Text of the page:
Following the 2003 war, Iraq has shifted from a pro-Sunni country into a pro-Shia state under the influence of Iran. But until 2011, the American presence in Iraq had prevented the expansion of Iranian militias into the country. This was done through keeping the balance of power between Shias, Sunnis, and Kurds in the government and also among the Iraqi army. Post-2011, American troops withdrew from Iraq under the administration of former president Barack Obama which paved the way for the Iranian militias to expand into Iraq and empower the extremist Shia leaders within the country to the advantage of the Islamic Republic of Iran.
Iraq began to shift from a democratic and coexistent state into a pro-Shia state under the supervision of Iran. American power in Iraq started to decline due to Iran’s high influence on Iraqi leaders which also led to the weakening of the Iraqi army leading to the rise in the presence of Shia militias within the country, most notably the Hashd al-Shaabi.
In 2014, Iraq became a target of the so-called Islamic State (IS) that resulted in the fall of pro-Sunni cities and towns inside the country. The struggle of American troops inside Iraq between 2003 until 2009 due to Sunni extremists encouraged the United States to target those who fought against its soldiers thus creating a power vacuum empowering the Shia militias. Hence, the growth of the Shia militias in Iraq turned the country into a battlefield between the different ethnic groups and religions that resulted in damage to infrastructure and civilian casualties in the pro-Sunni cities and the disputed areas, such as Kirkuk which is inhabited by a majority of Kurds and Turkmen.
After losing much of the disputed areas to Shia militias led by Iranian commanders, relations between Shias and Kurds deteriorated. The increase in tensions between Kurds, Shias, and Sunnis due to the active presence of Iranian-affiliated militias in Iraq has resulted in a breakdown of peaceful coexistence between the different ethnic groups.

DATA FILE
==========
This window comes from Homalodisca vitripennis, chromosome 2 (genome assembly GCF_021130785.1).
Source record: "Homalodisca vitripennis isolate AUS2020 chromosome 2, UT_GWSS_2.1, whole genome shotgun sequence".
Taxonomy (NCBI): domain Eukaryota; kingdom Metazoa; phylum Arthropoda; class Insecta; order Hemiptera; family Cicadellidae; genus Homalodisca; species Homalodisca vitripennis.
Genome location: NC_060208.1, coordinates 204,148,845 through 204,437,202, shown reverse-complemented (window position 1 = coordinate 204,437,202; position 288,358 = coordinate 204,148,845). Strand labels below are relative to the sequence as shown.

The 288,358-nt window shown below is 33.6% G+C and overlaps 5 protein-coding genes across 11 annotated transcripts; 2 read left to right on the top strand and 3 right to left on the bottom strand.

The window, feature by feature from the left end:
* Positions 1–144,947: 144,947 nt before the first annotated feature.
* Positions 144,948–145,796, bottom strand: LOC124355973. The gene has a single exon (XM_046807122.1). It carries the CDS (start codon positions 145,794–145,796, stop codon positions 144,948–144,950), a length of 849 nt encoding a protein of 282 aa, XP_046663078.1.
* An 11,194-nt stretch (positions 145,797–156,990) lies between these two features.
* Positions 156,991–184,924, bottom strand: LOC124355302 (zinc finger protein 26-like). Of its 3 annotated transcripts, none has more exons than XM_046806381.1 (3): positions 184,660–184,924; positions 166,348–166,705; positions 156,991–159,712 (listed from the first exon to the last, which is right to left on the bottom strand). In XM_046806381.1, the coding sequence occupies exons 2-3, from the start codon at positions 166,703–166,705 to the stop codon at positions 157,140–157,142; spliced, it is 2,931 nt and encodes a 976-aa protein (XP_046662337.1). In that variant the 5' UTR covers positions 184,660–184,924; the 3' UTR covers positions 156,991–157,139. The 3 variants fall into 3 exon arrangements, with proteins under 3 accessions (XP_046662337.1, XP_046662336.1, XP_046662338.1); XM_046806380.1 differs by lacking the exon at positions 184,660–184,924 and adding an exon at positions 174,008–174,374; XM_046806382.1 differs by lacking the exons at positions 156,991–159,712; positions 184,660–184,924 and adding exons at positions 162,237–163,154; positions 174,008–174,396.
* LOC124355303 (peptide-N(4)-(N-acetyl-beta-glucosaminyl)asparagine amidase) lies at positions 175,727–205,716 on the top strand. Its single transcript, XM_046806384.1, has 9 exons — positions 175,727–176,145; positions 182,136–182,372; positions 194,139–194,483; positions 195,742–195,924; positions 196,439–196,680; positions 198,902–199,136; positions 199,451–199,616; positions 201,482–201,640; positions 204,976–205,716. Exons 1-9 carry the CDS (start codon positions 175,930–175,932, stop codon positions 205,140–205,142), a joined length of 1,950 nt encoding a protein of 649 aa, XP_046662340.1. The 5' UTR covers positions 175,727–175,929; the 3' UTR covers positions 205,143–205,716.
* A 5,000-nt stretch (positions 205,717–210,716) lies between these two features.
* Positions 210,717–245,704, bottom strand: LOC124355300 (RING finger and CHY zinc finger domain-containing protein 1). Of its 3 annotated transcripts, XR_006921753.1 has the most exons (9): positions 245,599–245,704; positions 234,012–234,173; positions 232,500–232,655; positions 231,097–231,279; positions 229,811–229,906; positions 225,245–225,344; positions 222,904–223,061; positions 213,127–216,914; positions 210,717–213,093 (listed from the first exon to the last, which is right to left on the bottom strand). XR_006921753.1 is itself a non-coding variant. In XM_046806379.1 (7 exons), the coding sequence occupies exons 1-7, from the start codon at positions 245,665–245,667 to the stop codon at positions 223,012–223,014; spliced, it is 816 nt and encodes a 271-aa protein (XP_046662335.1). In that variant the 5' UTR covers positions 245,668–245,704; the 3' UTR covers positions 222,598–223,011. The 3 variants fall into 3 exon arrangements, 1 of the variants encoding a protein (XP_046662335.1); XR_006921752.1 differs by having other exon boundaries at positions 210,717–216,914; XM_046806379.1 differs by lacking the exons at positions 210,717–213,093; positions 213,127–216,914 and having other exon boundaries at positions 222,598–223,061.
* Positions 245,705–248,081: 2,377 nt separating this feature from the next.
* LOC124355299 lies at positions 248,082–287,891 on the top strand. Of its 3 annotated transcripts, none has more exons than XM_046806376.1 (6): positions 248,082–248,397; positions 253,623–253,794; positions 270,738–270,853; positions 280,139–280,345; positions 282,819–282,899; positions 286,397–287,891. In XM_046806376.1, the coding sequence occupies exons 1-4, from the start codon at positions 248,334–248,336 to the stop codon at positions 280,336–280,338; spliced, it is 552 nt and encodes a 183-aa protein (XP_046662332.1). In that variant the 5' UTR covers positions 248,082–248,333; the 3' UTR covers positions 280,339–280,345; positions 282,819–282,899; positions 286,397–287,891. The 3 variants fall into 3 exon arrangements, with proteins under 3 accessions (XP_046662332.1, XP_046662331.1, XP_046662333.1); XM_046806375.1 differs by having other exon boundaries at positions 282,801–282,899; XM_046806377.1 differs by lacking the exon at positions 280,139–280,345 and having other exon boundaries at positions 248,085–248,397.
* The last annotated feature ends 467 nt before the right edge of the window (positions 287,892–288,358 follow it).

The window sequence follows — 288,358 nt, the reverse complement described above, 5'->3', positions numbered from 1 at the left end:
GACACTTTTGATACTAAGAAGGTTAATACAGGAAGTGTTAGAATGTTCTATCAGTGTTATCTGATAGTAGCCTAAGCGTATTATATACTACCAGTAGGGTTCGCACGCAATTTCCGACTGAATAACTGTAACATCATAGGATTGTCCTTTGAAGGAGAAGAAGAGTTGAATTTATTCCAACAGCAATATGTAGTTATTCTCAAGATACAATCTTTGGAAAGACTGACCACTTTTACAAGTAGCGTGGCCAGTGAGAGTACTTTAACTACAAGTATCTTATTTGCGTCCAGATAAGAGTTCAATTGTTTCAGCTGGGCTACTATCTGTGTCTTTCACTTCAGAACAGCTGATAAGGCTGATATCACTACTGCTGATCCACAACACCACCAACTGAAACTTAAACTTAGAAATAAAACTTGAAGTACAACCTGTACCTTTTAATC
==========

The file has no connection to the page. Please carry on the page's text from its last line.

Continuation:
Recently, Iraq held its fourth general elections since 2003 which has created more strife between the diverse ethnic groups over the outcomes of the polls. Today, Iraq is on the brink of civil war due to the contest of the outcomes of the elections between different political and ethnic groups. Furthermore, the previous miscalculations of American foreign policy in Iraq led to the weakening of Sunnis and Kurds and the empowering of the Shia militias under the guidance of Iranian forces. A civil war in Iraq will have the same consequences as the Syrian civil war—more militia and armed groups will rise to tear the country apart. This will also slowly develop into another proxy war between Iranian and American forces in the region. Should the situation develop into a war between the two powers, it is expected to start on Iraqi soil rather than Iranian one, an advantage for Tehran.
The US should consider the previous mistakes that were made by the former administration which led to empowering the presence of the Iranian commanders and leaders within Iraqi politics. One of the recent and most significant mistakes America made in Iraq was the Oct. 16, 2017, incident in the disputed areas that led to the withdrawal of Kurdish troops and their replacement with the Iranian militias. This allowed Iran to send armaments and weapons to its militias inside Syria, empowering the Assad regime which in turn is becoming a real threat for Israel. America expected the Oct. 16 takeover to secure another four years for Haider al-Abadi as the prime minister of Iraq and prevent former prime minister Nouri al-Maliki from being elected. However, the Iraqi elections results reveal that Abadi has a limited chance of being re-elected as prime minister as the anti-US and pro-Iranian Muqtada al-Sadr, head of the Sairoon party, secured the majority of Parliament seats followed by Hadi al-Amri, head of the Iranian-backed al-Badr militia.
The current US administration should realize that Iraq is on the brink of a civil war which falls in favor of Iran just as the Syrian civil which increased Iran’s presence in the region. Iran’s presence in Syria has become a real threat to Israel through the Lebanese Hezbollah which has been more active in the country and also in internal Lebanese politics. In the coming weeks, Iraq will witness more escalations, and the sectarian tensions will further increase in many cities across the country.
Lawk Ghafuri is a human rights activist and political writer based in the United Kingdom and the Kurdistan Region. He holds an MSc of Business and Economics from Coventry University.
The views expressed in this article are those of the author and do not necessarily reflect the position of Kurdistan 24.
Editing by Karzan Sulaivany